Welcome to the First Episode of Trees & Lines with Tej Singh and Phil Charlton!
Tej Singh currently serves as COO for Iapetus Holdings LLC and its operating companies. Phil obtained his Ph.D. in Forest Science from West Virginia University and has over 40 years of experience creating long-lasting efficiencies for utility companies. He currently serves as Principal Advisor for Iapetus Holdings LLC. Together, Tej and Phil make a great team for speaking on various utility vegetation management topics (UVM). In addition to our wonderful hosts, we will also be joined by industry leaders and utility executives to talk about different themes in relation to vegetation management. We will get to enjoy different perspectives from a diverse set of individuals with rich backgrounds. Our goal is to engage leaders and stakeholders in the industry and bring them into the conversation about the direction that utilities and their investments are going. With the rapid advancement of technology and the growing need for environmental initiatives, we must consider how these two factors will specifically affect the direction of utility vegetation management.
Tej and Phil Background
Tej Singh describes his background as a non-linear one. He began his career working for utilities as an electrical engineer and eventually entered the energy industry through energy finance trading roles. Ultimately, Tej partnered with Craig Taylor, CEO of Iapetus holdings, and helped build the company that it is today. He describes himself as a “professional problem solver” who takes his time to understand and build connections with clients on a deeper level. Tej appreciates individuals who can contribute their talents to the industry and who will develop and grow alongside vegetation management. Phil Charlton’s own start in vegetation management is an interesting one. His love for hunting and fishing launched him into a career in forestry and ultimately ended up working for Iapetus. He explained to Tej that Iapetus resonated with him because of the company’s commitment to diversity and inclusion. He was also interested in a “fresh perspective” and enjoys helping the development of the industry through the opportunities the company offers.
The Future of Utility Vegetation Management Education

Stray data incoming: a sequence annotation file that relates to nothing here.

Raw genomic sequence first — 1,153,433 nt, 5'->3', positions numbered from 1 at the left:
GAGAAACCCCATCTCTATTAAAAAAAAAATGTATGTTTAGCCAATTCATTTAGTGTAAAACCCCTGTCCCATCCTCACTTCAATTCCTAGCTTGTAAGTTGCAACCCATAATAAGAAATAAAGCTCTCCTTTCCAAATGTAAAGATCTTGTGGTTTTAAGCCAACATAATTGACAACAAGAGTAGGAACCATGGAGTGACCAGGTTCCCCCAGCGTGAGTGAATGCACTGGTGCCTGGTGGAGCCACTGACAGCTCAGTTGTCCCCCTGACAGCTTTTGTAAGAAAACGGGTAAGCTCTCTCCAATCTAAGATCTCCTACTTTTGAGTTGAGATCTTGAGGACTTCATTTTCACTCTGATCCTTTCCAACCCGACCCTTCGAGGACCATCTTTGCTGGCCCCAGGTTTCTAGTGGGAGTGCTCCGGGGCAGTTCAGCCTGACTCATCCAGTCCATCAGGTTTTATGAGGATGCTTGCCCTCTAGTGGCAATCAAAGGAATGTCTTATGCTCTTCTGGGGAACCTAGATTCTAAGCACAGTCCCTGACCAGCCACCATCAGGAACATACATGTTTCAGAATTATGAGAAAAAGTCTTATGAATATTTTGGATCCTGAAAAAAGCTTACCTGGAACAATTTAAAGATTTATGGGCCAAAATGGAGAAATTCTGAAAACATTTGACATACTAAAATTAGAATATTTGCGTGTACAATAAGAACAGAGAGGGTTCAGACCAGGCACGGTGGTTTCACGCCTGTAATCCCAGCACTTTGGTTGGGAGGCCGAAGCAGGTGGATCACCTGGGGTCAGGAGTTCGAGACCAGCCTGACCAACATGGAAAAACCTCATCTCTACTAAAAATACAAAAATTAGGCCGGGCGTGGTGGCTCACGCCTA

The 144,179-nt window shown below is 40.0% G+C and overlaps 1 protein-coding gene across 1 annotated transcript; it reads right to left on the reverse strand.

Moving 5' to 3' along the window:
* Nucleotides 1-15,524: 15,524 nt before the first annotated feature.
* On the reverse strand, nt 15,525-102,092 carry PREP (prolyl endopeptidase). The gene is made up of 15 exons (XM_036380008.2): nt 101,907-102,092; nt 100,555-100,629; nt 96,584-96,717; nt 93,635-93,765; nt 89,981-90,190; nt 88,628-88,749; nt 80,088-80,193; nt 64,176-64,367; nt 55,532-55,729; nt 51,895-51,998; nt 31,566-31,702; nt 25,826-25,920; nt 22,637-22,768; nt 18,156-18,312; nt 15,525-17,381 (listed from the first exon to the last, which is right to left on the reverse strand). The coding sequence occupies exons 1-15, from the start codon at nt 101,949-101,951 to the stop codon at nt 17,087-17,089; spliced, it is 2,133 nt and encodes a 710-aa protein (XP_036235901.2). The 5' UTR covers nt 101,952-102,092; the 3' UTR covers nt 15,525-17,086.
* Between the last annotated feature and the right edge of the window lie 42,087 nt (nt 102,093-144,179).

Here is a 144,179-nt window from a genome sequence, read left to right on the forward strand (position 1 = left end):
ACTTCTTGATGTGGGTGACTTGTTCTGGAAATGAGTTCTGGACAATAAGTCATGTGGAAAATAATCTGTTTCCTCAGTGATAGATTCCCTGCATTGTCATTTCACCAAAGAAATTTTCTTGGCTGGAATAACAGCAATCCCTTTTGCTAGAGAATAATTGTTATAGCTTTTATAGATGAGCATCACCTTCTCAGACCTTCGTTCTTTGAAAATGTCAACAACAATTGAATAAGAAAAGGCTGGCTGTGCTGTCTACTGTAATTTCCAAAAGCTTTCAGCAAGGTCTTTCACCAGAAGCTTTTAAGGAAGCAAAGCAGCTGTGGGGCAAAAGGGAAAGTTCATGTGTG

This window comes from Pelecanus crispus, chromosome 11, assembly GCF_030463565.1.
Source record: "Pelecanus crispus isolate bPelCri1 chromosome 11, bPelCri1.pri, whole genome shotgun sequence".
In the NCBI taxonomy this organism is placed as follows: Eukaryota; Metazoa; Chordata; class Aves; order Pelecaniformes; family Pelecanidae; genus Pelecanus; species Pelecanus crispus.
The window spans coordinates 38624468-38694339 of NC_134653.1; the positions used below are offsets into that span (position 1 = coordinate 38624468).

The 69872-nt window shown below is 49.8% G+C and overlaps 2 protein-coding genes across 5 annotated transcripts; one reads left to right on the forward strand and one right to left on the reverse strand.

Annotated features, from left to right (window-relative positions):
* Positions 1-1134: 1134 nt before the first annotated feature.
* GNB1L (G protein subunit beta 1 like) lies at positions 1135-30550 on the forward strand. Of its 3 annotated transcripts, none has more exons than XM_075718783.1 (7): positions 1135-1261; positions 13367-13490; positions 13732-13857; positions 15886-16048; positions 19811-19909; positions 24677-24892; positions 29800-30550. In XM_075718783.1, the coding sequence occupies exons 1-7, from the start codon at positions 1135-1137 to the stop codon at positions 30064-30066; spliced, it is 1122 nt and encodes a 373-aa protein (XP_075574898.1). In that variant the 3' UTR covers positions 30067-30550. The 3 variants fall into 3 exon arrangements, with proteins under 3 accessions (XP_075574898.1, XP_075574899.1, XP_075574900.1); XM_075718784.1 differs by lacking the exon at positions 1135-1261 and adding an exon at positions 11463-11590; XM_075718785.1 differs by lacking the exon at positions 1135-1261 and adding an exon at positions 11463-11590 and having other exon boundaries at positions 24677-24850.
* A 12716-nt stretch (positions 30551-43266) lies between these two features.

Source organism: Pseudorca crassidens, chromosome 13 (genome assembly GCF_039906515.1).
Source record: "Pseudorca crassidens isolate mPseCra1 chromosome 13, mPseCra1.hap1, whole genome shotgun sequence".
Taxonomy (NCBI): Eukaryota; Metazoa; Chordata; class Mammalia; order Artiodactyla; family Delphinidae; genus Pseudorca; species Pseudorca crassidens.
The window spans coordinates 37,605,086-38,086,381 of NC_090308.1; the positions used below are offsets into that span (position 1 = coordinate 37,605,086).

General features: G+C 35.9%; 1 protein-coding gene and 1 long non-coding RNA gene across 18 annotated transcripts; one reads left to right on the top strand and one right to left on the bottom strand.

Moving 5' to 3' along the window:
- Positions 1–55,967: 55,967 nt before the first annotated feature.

A concern for both Tej and Phil is that the vegetation management workforce is in grave need of more experienced individuals with a formalized education. Phil hopes for a change in education and is “excited about the program that was put together and is being offered by the University of Wisconsin at Steven’s Point.” This program will offer education to those interested in the industry with more of a focus specifically on utility vegetation management. As utility vegetation management continues to expand and evolve, Phil and Tej hope that more formalized training will be offered to those who wish to advance their career and contribute to the future of the industry.
Implementing Effective Solutions
On a global level, it is interesting to see how North American vegetation management concepts fit in with the unique markets overseas. Phil’s experience with programs overseas has proved that there is a bit of a struggle with the translation of solutions. For instance, a program that was implemented in Ireland was not as efficient as it was in North America. Instead of reducing tree-caused outages, the program did the total opposite. This specific instance proved that it is important to understand other cultures and their operating environments to convert these solutions successfully
How Technology Fits into Utility Vegetation Management
Despite the emerging technological landscape, people will continue to be a viable resource for the future of UVM. Although technology is a very useful tool, it will not replace the complex work that people can do. Instead, technological advancements will serve as an important complement to industry workers.
From an environmental perspective, there are many factors to consider. Wildfires have become an unfortunate disturbance in ecosystems across the nation. To promote a safe and reliable service, utilities must consider the impacts of their work and protect the environment and its habitats concurrently. Although there has been some progress, some of the challenges we must focus on solving are worker retention and recruitment training. Phil has seen some positive changes through his involvement in committees that contribute to the development of the industry. Through this podcast, we hope to captivate the utility vegetation management industry and open a conversation about building sustainable solutions. We are excited to document this journey and hope that you guys enjoy listening along to these important discussions!
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